Gym client vents her anger at bad-mouthing by trainer

Northwest Arkansas Democrat-Gazette - - CLASSIFIED MARKETPLACE - Dear Abby is writ­ten by Abi­gail Van Buren, also known as Jeanne Phillips, and was founded by her mother, Pauline Phillips. Con­tact Dear Abby at P.O. Box 69440, Los An­ge­les, CA 90069 or visit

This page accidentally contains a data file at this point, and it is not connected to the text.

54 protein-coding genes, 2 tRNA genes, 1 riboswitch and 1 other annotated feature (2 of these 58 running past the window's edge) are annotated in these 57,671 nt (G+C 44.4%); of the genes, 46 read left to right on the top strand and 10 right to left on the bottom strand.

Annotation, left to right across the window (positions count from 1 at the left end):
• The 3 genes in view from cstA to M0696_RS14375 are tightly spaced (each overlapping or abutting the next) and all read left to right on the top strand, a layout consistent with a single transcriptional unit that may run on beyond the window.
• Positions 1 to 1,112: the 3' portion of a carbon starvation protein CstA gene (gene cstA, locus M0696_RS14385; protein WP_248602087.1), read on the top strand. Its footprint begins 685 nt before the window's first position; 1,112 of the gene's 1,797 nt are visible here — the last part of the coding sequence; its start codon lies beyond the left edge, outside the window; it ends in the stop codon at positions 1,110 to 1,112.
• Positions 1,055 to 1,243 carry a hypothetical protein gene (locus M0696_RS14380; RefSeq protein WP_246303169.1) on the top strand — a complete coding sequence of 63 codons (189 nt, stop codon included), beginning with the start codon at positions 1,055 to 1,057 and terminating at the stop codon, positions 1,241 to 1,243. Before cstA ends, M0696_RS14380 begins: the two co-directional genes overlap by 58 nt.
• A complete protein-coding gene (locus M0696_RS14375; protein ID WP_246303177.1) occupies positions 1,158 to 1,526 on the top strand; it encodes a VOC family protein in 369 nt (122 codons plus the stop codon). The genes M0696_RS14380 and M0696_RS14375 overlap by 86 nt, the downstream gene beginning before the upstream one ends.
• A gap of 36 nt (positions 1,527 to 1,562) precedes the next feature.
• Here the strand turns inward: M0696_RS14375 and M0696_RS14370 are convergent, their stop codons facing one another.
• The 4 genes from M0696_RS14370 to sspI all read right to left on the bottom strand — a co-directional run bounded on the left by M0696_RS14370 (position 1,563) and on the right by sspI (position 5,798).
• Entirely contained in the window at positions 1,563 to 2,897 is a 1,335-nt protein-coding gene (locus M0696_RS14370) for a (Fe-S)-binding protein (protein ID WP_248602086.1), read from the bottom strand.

My boyfriend and I work out at the same gym. Over the past sev­eral months it has got­ten back to me that one of the train­ers, “Bob,” has been talk­ing neg­a­tively about me to some of the other mem­bers. My boyfriend works out with an­other trainer there, and dur­ing his work­out, I ap­proached him and his trainer and ex­pressed my anger about what Bob was do­ing. My boyfriend told me to keep my mouth shut and say noth­ing. He also said the per­son who told me shouldn’t have. I dis­agree. I don’t think it mat­ters how it got back to me — it did! Last week, while his reg­u­lar trainer was away, my boyfriend trained with Bob! I feel it was dis­loyal, but he dis­agrees. He thinks I should just let it go. What do you think? — Gym Dilemma Dear Gym Dilemma: Be­cause the bad-mouthing has hap­pened more than once, talk to the man­ager of the gym about what’s go­ing on. Bob may not like you, but that doesn’t give him the right to make the gym an un­pleas­ant place for clients to visit. If your boyfriend were loyal, he would have told Bob to knock it off. And he would not have worked out with him when his reg­u­lar trainer was away; he would have cho­sen some­one else. Dear Abby: My sis­ter-in­law lives in an­other state, so she of­ten mails my daugh­ter’s gifts to us af­ter she buys the items on­line. Then she ex­pects me to wrap them. The ic­ing on the cake? She’s now say­ing I need to add bows to these gifts, but she doesn’t send any money for the wrap­ping pa­per or bows. I think this is very rude. My daugh­ter thinks her aunt takes the time to pur­chase these gifts, when she’s only press­ing a but­ton and that is it. With ev­ery­one shop­ping on­line more and more, is this a new trend? — On­line Gift Giv­ing Dear On­line: It’s only a trend if you de­cide to let it be­come one. Feel­ing as you do, it’s time you had a dis­cus­sion with your sis­ter-in-law con­cern­ing how you feel about this ar­range­ment. Dear Abby: My wife of 55 years passed away five months ago and I am lonely. How long should I wait be­fore es­tab­lish­ing a re­la­tion­ship with an­other woman? A cer­tain lady and I go to church to­gether, so we are well ac­quainted. I never thought about be­ing with her un­til my wife died. What is the right time to wait? Six months? A year? I never thought I could be lonely. Well, think again! — Ready For The Fu­ture Dear Ready: There’s no timetable for griev­ing. If you feel you are ready for com­pan­ion­ship, all you need to do is pick up the phone and call the lady you have in mind. To do that is not dis­re­spect­ful to your late wife. It’s a trib­ute to the hap­pi­ness you ex­pe­ri­enced be­ing part of a cou­ple.

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